Justice Okon Abang of the Federal High Court has said that the defection of 53 members of the National Assembly is unlawful.
He stated this while presiding in a case seeking to remove 54 lawmakers for defecting from one party to another when there was no division in their parties as claimed.
An advocacy group, Legal Aides Assistant Project (LEDAP), had instituted the case against the Senate President, Bukola Saraki; Speaker of the House of Representatives, Yakubu Dogara; former Senate Minority Leader, Senator Godswill Akpabio, and 51 other members of the National Assembly.
While Justice Abang stated that the action of the lawmakers was unlawful, he agreed that Senator Akpabio did not defect but joined the All Progressives Congress (APC) after he was expelled from the Peoples Democratic Party (PDP).
The judge said there was no division of the kind recorgnised by the Supreme Court to allow the defendant – that is other lawmakers – retain their seat, with the exception of the third defendant who was Senator Akpabio.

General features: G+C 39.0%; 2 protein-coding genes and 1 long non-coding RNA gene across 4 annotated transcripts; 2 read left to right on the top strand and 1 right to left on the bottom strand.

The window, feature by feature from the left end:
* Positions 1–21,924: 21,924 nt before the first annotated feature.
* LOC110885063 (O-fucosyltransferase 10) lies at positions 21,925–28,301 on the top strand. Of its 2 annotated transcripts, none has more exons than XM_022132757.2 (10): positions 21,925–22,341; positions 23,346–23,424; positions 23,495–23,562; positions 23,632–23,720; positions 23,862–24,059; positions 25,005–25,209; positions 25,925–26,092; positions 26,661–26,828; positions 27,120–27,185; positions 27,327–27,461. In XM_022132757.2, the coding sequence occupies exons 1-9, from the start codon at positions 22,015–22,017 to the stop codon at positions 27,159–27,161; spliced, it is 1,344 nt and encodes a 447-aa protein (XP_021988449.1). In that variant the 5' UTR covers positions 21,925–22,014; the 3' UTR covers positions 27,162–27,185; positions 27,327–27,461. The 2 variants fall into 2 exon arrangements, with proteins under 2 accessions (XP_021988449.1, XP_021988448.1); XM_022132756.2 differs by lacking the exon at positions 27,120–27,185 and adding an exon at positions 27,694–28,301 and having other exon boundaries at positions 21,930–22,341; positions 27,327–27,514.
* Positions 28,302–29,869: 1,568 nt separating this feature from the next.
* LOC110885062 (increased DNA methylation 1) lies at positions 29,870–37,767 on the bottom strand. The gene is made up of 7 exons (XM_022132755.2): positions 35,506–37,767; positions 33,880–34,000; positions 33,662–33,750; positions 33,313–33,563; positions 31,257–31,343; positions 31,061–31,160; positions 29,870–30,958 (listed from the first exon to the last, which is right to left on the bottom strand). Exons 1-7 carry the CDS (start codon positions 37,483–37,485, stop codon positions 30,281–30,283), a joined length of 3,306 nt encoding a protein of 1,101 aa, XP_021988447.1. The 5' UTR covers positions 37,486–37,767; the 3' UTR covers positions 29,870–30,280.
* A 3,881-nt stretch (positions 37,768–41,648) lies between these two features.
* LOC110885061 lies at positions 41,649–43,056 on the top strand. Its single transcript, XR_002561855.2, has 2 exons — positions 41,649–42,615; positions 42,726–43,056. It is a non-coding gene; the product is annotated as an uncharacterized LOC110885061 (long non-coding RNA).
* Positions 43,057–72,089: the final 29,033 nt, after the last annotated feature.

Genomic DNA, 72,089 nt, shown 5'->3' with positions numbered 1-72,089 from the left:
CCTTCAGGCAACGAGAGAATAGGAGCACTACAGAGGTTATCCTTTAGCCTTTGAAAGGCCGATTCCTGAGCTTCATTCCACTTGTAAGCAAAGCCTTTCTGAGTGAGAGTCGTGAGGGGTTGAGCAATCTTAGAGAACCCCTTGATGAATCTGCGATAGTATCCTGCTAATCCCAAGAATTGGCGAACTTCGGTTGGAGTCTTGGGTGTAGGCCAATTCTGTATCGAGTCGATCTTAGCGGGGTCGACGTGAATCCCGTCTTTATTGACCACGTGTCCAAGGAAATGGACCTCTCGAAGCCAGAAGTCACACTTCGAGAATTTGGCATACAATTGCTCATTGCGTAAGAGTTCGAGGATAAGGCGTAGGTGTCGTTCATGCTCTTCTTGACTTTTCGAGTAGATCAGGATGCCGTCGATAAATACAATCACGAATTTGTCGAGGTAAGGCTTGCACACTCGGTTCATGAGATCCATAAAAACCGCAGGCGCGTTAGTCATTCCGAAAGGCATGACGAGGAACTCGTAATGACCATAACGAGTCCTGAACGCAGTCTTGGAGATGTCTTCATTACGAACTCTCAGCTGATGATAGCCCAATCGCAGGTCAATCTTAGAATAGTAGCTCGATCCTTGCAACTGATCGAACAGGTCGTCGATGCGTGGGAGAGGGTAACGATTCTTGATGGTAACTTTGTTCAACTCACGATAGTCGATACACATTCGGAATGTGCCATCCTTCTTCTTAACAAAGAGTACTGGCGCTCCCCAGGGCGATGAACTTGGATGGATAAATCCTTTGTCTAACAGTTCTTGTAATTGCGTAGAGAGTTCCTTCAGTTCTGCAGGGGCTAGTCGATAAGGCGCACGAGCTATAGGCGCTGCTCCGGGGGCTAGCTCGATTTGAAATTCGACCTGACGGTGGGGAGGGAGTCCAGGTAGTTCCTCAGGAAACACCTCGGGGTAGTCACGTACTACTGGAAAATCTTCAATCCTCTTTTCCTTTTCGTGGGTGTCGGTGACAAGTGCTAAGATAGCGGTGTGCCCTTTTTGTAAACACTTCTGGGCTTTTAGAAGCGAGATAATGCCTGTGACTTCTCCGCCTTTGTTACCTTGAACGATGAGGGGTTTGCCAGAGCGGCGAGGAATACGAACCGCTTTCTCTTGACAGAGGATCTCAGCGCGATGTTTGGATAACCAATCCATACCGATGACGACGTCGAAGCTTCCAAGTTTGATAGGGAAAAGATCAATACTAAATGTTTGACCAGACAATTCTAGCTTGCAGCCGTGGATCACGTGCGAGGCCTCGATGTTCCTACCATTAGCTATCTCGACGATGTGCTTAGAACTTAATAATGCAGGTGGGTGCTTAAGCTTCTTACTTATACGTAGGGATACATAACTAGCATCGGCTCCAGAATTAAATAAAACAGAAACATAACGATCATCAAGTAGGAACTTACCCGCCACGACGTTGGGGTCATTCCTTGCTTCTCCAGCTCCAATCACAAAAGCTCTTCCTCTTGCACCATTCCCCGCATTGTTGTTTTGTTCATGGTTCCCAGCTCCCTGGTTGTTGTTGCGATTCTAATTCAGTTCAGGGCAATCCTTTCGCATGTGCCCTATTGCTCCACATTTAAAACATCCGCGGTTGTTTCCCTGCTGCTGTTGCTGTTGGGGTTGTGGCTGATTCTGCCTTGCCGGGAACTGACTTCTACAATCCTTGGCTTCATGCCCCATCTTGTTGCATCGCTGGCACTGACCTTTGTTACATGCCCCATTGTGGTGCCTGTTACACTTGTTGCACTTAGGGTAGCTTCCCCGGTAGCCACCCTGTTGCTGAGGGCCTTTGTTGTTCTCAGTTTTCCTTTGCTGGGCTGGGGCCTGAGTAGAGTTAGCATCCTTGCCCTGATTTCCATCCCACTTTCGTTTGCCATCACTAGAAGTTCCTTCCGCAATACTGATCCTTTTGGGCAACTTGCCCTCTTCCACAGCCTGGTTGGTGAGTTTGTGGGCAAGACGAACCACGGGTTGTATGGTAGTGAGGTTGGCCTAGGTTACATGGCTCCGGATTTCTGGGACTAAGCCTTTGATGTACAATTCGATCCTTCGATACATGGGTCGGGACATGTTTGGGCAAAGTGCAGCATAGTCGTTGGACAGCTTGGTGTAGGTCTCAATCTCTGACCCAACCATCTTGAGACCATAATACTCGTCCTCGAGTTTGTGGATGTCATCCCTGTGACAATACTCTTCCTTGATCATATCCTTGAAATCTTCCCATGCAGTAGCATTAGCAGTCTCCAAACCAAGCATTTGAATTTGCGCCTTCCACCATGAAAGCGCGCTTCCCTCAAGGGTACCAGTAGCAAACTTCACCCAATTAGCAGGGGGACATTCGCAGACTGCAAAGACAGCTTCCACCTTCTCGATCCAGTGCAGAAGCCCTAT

He explained that this was so because in his view, during the time they claimed there was division in their parties making them to defect, those parties were still functioning as political parties.
Justice Abang believes there is no evidence before the court to show that it is impossible and impracticable for those political parties they decamped from to function as political parties.
He also said he agreed with the counsel to the plaintiff that they decamped from their political parties at the time their parties needed them most.
The judge, however, said the plaintiff was not a political party that sponsored the defected lawmakers, or the Independent National Electoral Commission (INEC) which was conferred with the powers to monitor political parties.
He added that LEDAP was neither a constituent of the defectors nor a registered voter that voted for them.
Justice Abang said the plaintiff has not put any thing before the court to show that the voters urged them to sue on their behalf.
He said although the plaintiff has a good case and the good intention of promoting good political behavior and rule of law, it has no locus standi to sue.
The judge, thereafter, struck out the suit.